This study is concerned with the conversion of biomass to
higher value products. The medium to long term
possibility of substituting oil-derived fuels and
chemicals as well as developing compact and low capital
investment technologies is the main reason for this work.
One of routes being explored is direct liquefaction,
which consists of mixing wood with a recycle liquid and
converting the slurry under the action of temperature,
pressure and often catalysts.
The study is composed of two parts: (1) a literature
review of same basic aspects of wood liquefaction and (2)
an experimental investigation of the initial
solubilization of wood under liquefaction conditions.
The rationale behind this study is based on concepts put
forward by the Sherbrooke liquefaction group. The key
concept is that, to achieve a controlled and selective
conversion of wood to liquids, a well designed
pretreatment is needed to solubilize the wood components
(or major families) under conditions in which little or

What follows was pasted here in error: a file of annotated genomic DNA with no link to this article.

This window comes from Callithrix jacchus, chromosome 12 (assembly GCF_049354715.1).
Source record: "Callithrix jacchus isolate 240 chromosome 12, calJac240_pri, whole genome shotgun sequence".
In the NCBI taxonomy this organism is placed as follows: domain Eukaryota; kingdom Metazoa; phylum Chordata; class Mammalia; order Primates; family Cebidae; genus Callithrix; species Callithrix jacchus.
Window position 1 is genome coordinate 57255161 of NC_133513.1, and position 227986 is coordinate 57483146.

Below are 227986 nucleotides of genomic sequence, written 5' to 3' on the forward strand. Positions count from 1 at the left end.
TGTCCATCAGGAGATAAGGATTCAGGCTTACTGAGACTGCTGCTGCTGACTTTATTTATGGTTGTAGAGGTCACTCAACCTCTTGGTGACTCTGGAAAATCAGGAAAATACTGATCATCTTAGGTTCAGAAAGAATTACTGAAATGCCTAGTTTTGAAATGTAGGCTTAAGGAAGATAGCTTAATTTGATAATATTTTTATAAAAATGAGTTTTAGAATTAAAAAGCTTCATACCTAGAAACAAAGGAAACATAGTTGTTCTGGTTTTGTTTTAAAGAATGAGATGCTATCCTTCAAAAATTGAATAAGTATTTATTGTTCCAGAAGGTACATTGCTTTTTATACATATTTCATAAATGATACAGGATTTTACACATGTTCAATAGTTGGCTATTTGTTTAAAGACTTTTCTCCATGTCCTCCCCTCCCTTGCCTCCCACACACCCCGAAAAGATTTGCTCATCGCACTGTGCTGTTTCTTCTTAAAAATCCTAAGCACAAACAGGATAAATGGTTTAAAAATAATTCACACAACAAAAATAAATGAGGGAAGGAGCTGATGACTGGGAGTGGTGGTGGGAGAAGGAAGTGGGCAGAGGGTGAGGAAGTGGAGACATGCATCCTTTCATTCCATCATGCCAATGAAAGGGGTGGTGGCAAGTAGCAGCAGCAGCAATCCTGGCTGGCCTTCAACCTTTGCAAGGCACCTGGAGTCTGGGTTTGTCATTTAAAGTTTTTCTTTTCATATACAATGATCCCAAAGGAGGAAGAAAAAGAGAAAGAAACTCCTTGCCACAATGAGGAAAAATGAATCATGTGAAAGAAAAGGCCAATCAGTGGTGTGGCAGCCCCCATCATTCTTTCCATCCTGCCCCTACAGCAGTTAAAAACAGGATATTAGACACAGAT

nochemical degradation other than depolymerization takes
place. Under these circumstances the primary products can
be subsequently upgraded via selective catalytic
processes. In this study, the swelling, the dissolution
and the depolymerization of wood and wood components are
reviewed together with the effects of the important
physiochemical parameters on wood solubilization.
In the experimental study, poplar wood was treated with
water as well as with five potentially wood-derivable
solvent systems (methanol, methanol/water,
diethyleneglygol, phenol/water, toluene) using a 250 ml
autoclave and at temperatures between170 and 235 °C.
Heating rates of ant 10 °C/min were used and the time at
reaction temperature was typically 10 minutes. The yields
of ethanol solubles ranged between10 and 63 % of m.a.f.
wood at 235 °C.
A correlation between the swelling power of the solvent
and the hemicellulose solubilization was found. This
result is also of significance for lignin removal since
hemicellulose solubilization and hydrolysis (i.e.
autohydrolysis presumably) precedes lignin
solubilization. The highest lignin conversion to ethanol
solubles was found to be 90 %. No cellulose was converted
to ethanol solubles below 235 °C except in the presence
of water and phenol/water mixtures where the amorphous
cellulose could be partially solubilized.
|Place of Publication||Espoo|
|Publisher||VTT Technical Research Centre of Finland|
|Number of pages||91|
|Publication status||Published - 1985|
|MoE publication type||D4 Published development or research report or study|
|Series||Valtion teknillinen tutkimuskeskus. Tutkimuksia - Research Reports|
- liquid phases
- transition temperature